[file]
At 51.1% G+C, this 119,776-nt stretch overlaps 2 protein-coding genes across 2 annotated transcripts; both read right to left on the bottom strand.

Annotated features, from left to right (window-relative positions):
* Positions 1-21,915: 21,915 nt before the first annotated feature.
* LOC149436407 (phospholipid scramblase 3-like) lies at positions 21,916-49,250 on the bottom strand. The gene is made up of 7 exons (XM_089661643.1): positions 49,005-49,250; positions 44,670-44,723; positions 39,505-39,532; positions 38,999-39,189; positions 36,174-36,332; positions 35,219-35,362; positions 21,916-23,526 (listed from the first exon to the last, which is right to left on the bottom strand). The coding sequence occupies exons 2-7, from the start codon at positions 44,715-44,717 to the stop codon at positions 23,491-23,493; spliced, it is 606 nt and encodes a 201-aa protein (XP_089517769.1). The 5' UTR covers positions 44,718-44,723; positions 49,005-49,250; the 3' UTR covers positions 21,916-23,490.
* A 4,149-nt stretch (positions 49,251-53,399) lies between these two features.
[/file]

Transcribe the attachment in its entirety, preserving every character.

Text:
At 51.1% G+C, this 119,776-nt stretch overlaps 2 protein-coding genes across 2 annotated transcripts; both read right to left on the bottom strand.

Annotated features, from left to right (window-relative positions):
* Positions 1-21,915: 21,915 nt before the first annotated feature.
* LOC149436407 (phospholipid scramblase 3-like) lies at positions 21,916-49,250 on the bottom strand. The gene is made up of 7 exons (XM_089661643.1): positions 49,005-49,250; positions 44,670-44,723; positions 39,505-39,532; positions 38,999-39,189; positions 36,174-36,332; positions 35,219-35,362; positions 21,916-23,526 (listed from the first exon to the last, which is right to left on the bottom strand). The coding sequence occupies exons 2-7, from the start codon at positions 44,715-44,717 to the stop codon at positions 23,491-23,493; spliced, it is 606 nt and encodes a 201-aa protein (XP_089517769.1). The 5' UTR covers positions 44,718-44,723; positions 49,005-49,250; the 3' UTR covers positions 21,916-23,490.
* A 4,149-nt stretch (positions 49,251-53,399) lies between these two features.